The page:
In order to make silly compilers such as g++ happy, you have to do the conversion via a buffer of bytes. It's pretty annoying, because the warning is all about the compiler detecting that what you have expressed that you want, is not compatible with some very undesirable marginal optimizations that it might apply. And when it can detect that it shouldn't, why can't it just not not do that undesirable thing, instead of warning about its inability to do it? Or, why can't it just not not do it at all? Since nobody wants it.

But anyway, here's code to make g++ shut up:

#include <windows.h>
#include <iostream>
#include <string.h>         // memcpy
using namespace std;

static_assert( sizeof( DWORD ) == sizeof( float ), "y DWORD no same size float?" );

int const nBytes = sizeof( DWORD );

DWORD dwordBitsFrom( float const number )
{
    char    buffer[nBytes];
    DWORD   result;

    memcpy( buffer, &number, nBytes );
    memcpy( &result, buffer, nBytes );
    return result;
}

float floatFromBits( DWORD const bits )
{
    char    buffer[nBytes];
    float   result;

    memcpy( buffer, &bits, nBytes );
    memcpy( &result, buffer, nBytes );
    return result;
}

int main()
{
    float const original        = -1.23;
    DWORD const bits            = dwordBitsFrom( original );
    float const reconstituted   = floatFromBits( bits );

    cout << original << endl;
    cout << bits << endl;
    cout << reconstituted << endl;
}

Of course, since it's much more verbose and less efficient code, one may decide that shutting up a silly compiler (namely g++) is not worth it. Personally, I think it's not worth it. Instead, just say -fno-strict-aliasing to g++, and use the reinterpret_cast, because that's what it's for, why we have it in the language.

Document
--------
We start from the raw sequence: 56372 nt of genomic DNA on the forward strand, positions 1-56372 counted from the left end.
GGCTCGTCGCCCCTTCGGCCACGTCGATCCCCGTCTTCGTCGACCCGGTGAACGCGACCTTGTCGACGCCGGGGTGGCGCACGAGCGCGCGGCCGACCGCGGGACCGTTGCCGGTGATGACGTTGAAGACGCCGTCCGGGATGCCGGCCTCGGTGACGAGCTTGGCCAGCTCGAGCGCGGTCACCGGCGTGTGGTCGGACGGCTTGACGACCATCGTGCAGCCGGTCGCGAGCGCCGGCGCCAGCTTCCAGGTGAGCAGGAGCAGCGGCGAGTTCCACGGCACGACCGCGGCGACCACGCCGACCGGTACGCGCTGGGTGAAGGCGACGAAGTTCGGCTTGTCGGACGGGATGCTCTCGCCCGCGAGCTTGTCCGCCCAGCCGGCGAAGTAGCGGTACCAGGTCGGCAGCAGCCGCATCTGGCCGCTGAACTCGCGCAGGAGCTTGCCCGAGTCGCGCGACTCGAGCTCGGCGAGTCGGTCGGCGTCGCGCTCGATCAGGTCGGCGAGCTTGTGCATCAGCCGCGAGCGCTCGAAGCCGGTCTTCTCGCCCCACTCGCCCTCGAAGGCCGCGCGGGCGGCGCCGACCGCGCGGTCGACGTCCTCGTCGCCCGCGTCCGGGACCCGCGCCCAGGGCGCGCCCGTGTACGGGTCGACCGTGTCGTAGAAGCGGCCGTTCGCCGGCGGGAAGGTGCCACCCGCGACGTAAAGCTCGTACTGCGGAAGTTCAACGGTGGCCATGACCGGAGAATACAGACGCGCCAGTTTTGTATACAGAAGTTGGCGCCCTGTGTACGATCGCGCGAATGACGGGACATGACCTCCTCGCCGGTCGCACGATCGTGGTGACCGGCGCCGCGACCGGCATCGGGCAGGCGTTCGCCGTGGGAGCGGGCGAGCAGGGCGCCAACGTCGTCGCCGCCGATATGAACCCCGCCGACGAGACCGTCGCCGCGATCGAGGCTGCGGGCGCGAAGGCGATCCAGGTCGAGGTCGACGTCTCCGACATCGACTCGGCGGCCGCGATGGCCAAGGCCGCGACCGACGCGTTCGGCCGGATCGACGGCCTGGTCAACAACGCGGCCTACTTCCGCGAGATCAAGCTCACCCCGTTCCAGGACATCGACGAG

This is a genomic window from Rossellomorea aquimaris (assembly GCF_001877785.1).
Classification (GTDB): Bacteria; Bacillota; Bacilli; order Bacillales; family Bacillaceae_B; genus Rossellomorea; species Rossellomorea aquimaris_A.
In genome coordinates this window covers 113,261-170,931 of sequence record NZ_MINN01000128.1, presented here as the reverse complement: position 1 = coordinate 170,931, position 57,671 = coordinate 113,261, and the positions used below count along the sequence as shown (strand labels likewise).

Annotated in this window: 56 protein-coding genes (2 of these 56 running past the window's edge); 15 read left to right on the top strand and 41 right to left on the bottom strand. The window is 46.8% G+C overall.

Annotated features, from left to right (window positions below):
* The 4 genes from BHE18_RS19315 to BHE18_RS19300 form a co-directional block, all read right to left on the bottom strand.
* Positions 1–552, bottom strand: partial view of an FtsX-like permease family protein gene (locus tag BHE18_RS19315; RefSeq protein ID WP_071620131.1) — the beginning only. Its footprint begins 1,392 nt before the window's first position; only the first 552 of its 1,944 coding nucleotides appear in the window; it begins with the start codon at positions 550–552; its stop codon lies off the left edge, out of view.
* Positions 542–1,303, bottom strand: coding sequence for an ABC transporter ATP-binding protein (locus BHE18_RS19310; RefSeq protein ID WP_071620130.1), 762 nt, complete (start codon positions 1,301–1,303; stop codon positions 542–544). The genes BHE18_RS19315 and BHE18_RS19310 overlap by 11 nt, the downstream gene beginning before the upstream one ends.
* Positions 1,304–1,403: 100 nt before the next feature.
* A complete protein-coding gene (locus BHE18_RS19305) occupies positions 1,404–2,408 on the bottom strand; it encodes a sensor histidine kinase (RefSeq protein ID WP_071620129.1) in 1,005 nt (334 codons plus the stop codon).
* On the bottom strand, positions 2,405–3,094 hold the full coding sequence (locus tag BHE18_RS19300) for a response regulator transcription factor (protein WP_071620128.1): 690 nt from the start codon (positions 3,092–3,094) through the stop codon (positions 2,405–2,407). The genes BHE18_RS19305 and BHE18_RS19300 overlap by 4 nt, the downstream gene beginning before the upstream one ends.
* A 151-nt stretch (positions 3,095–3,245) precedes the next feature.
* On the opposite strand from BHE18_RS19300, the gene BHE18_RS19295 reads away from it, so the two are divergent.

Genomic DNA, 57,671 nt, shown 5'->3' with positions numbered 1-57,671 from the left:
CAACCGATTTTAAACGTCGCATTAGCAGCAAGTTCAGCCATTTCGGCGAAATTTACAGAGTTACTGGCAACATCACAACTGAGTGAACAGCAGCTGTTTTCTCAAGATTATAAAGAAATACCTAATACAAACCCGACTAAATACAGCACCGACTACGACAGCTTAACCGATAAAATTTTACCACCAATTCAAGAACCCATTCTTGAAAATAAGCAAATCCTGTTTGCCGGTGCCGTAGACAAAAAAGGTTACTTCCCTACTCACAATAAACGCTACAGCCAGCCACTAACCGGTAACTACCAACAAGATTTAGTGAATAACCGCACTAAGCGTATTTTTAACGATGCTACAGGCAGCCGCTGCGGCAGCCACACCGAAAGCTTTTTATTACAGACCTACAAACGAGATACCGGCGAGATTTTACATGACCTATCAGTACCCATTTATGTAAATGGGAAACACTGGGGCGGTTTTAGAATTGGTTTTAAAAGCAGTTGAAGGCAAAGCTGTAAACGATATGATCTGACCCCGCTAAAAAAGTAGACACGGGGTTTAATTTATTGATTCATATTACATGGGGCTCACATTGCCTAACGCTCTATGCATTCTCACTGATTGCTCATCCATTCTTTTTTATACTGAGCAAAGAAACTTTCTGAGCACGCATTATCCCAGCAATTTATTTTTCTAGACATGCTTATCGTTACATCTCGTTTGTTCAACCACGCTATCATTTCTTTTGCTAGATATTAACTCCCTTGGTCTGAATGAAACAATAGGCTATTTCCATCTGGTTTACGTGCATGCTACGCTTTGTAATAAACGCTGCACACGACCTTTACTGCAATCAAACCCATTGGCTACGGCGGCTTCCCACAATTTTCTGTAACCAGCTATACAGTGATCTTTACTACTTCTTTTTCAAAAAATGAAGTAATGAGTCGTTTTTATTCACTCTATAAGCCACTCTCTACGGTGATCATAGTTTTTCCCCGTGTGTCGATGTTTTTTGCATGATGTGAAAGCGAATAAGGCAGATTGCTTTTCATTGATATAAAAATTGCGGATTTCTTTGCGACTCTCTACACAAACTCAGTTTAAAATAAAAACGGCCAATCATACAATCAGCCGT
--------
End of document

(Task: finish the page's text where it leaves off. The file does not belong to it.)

Summing up, if your other program expects a numerical value that if possible is close to the original floating point value, then just convert to DWORD by assigning or initializing, possibly using a static_cast to suppress compiler warnings.

And if your other program expects the bits of a float value, then just use the reinterpret_cast conversion. The code above shows how to use the more inefficient, verbose and bug-attracting memcpy instead just to please the g++ compiler. But my advice is, if that's relevant, then just suppress the g++ warning via -fno-strict-aliasing (another useful such option to bring the g++ compiler into line with practicality, is -fwrapv, which IMHO should always be used).

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Thanks for this great explanation and example code. Very helpful! –  TimH Jun 19 at 18:44